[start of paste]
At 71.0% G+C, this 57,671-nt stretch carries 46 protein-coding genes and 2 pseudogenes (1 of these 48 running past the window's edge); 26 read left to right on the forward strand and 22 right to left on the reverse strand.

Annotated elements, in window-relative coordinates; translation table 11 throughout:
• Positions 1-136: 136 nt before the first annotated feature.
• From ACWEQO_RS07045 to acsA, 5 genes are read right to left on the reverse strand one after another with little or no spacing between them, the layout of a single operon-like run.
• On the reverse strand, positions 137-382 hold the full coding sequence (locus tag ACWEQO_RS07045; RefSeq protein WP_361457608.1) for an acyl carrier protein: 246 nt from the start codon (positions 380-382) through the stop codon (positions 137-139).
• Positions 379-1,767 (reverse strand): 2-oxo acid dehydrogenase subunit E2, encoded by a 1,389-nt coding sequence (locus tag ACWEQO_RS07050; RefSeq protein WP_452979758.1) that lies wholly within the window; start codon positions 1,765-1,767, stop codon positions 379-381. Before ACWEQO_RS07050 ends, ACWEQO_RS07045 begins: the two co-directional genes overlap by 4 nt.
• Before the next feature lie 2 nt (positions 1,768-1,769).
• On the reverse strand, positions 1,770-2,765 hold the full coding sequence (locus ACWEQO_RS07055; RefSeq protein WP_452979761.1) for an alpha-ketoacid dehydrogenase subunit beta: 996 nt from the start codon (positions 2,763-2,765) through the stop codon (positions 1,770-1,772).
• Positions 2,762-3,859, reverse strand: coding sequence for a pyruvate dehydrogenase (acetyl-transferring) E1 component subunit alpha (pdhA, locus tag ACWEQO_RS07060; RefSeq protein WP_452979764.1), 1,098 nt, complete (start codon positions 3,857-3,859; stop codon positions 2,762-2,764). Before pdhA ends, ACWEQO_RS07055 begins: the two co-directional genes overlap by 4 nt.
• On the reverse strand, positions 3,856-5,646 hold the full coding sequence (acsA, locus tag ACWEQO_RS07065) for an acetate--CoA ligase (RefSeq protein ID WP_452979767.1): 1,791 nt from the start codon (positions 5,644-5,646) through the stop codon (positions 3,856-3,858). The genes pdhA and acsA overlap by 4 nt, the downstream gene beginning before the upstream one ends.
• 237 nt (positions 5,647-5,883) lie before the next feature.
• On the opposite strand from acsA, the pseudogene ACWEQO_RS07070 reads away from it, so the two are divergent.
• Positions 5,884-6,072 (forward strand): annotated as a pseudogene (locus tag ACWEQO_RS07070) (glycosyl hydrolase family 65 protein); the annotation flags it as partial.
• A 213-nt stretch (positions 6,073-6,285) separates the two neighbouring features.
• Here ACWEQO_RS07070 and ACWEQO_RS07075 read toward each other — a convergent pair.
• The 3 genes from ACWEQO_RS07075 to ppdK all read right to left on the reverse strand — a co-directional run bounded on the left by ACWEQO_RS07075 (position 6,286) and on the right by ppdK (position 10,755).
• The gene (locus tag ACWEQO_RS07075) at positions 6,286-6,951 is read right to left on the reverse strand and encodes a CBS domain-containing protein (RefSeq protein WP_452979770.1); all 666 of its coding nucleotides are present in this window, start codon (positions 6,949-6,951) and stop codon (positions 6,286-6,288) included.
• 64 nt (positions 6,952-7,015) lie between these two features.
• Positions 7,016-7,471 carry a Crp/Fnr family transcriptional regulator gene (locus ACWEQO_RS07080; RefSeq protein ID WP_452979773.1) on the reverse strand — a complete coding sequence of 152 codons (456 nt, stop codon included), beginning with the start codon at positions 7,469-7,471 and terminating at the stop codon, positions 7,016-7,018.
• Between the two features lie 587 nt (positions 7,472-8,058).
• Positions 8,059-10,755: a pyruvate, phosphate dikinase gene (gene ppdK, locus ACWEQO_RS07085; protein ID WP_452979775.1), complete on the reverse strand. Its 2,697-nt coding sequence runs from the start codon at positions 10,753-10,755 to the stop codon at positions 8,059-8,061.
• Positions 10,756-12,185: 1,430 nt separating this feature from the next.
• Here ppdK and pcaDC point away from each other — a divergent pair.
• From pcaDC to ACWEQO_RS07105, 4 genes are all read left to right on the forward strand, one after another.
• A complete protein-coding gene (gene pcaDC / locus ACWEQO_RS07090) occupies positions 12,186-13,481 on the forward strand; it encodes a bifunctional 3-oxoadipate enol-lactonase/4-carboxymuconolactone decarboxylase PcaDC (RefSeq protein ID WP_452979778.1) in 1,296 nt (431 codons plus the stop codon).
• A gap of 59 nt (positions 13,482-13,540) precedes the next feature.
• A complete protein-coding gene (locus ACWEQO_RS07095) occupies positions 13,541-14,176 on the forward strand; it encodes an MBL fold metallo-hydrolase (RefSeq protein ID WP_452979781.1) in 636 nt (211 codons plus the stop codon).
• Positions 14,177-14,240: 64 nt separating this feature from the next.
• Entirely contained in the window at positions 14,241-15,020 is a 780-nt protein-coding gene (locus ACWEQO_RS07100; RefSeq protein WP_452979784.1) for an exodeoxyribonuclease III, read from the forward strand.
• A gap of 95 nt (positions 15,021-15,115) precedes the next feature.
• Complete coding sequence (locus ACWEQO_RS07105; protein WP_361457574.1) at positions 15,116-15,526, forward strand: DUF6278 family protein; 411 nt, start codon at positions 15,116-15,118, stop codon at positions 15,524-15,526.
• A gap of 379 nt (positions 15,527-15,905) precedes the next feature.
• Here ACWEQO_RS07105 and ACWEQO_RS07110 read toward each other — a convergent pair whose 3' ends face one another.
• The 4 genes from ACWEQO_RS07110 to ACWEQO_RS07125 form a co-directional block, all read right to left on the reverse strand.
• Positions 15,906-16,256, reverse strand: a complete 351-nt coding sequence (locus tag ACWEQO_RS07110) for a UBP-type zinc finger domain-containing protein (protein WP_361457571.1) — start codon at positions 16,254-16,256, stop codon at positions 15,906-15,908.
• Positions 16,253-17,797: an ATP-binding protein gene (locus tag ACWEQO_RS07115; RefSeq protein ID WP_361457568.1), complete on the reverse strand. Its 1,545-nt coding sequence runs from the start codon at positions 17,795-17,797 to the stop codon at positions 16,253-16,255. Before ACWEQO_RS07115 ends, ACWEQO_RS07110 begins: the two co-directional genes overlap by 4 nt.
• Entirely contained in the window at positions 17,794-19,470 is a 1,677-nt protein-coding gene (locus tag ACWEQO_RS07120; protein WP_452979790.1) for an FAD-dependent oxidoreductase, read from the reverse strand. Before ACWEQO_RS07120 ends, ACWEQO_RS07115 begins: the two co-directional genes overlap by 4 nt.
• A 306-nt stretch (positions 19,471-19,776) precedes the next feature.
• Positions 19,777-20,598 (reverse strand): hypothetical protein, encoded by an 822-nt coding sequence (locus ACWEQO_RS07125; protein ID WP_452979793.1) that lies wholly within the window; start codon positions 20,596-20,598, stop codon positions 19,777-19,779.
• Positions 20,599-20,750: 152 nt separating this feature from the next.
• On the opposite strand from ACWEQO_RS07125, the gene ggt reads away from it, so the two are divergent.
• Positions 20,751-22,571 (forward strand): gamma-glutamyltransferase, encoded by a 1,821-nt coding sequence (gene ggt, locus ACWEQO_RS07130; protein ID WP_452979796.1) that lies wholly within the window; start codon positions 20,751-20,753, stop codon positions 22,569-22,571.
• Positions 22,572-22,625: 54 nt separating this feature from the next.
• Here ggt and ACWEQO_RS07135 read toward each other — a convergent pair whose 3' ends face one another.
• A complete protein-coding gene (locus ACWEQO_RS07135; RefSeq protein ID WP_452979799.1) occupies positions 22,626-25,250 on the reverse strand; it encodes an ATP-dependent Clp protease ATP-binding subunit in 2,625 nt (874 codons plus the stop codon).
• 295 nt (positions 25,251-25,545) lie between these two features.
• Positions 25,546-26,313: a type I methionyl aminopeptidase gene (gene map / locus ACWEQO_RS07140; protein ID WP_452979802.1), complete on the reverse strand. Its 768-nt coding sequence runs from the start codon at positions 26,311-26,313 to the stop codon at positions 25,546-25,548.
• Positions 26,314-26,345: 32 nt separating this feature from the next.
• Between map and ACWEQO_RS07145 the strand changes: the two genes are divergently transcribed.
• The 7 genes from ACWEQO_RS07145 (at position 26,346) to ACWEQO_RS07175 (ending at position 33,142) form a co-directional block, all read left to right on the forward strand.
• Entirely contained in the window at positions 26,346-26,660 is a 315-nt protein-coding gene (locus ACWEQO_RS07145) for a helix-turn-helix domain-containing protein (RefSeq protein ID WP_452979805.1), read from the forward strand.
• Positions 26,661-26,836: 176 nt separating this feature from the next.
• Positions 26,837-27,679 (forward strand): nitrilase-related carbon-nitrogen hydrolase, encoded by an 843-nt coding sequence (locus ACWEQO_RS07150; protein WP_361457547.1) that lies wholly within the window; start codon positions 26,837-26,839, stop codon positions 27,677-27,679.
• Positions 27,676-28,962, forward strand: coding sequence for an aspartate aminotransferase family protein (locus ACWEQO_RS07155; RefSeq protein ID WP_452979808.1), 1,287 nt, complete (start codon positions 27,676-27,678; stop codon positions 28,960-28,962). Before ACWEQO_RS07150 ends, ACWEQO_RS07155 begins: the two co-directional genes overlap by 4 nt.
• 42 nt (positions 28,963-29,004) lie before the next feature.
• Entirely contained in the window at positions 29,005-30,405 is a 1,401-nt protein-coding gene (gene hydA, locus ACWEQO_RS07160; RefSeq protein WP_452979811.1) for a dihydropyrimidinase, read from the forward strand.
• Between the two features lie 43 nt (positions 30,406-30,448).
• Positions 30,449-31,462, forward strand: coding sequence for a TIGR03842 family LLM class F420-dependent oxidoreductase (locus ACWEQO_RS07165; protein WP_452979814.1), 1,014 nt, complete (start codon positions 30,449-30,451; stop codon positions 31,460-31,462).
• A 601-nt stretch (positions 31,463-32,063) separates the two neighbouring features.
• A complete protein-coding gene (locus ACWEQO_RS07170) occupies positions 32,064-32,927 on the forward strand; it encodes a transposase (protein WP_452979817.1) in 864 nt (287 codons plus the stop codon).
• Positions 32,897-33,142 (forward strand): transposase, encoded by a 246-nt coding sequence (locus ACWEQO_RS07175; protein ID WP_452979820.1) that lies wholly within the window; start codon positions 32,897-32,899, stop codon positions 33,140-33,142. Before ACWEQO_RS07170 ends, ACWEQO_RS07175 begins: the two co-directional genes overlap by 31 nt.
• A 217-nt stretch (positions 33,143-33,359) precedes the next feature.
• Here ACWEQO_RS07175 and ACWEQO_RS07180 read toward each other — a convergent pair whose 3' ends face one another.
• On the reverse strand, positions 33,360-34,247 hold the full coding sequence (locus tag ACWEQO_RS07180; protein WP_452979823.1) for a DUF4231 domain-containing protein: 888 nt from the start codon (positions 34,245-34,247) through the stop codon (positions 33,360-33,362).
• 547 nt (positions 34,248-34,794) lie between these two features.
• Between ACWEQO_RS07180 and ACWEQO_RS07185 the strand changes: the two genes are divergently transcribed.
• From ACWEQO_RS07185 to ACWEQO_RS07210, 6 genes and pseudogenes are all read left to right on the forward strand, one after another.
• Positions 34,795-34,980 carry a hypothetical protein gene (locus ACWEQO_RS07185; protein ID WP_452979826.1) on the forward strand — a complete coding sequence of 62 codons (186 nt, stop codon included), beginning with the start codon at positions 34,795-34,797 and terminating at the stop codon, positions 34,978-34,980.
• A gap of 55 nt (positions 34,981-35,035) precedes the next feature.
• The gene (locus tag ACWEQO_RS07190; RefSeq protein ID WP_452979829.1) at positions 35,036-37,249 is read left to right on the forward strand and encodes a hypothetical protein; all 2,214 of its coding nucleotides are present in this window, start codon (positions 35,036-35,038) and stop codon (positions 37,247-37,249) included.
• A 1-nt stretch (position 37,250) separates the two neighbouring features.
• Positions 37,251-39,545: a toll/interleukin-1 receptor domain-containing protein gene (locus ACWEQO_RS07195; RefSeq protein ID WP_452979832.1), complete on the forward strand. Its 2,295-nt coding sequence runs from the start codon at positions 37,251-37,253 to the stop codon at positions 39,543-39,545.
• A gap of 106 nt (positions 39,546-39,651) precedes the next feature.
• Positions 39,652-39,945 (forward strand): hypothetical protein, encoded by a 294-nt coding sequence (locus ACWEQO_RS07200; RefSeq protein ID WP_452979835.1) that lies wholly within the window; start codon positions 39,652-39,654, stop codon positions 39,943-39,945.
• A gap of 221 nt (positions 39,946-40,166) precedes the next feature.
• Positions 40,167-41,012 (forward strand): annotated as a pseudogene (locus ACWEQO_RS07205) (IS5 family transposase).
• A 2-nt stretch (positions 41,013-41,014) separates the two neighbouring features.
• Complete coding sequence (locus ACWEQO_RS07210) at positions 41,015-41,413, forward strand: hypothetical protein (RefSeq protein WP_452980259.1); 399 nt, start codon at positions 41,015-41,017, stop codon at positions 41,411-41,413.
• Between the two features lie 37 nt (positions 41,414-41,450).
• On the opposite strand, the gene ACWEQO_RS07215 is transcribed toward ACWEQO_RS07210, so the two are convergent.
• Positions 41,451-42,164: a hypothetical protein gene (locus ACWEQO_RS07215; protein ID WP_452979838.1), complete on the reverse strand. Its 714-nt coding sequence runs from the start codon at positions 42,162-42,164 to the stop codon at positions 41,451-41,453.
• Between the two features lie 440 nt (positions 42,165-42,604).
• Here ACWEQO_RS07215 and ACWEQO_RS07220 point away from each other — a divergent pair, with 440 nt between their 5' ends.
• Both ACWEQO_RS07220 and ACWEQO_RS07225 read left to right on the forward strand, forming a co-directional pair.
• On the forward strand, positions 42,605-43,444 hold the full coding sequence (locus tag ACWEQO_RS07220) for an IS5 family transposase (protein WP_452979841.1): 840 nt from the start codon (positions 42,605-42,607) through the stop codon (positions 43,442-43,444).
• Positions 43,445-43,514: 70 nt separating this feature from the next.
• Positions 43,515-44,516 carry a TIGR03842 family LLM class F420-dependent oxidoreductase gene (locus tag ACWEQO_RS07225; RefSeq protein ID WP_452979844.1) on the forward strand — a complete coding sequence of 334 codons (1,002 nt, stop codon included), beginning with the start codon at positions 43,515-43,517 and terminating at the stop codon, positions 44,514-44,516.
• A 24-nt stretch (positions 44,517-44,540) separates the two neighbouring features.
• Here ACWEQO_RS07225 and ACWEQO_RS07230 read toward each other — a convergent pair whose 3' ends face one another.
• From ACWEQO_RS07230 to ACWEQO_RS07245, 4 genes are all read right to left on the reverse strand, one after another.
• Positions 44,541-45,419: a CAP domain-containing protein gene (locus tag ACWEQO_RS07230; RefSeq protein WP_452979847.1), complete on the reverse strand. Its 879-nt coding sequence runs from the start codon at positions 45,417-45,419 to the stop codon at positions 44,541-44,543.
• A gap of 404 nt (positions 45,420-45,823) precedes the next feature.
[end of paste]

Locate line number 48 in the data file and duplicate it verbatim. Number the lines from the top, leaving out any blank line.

• Positions 26,314-26,345: 32 nt separating this feature from the next.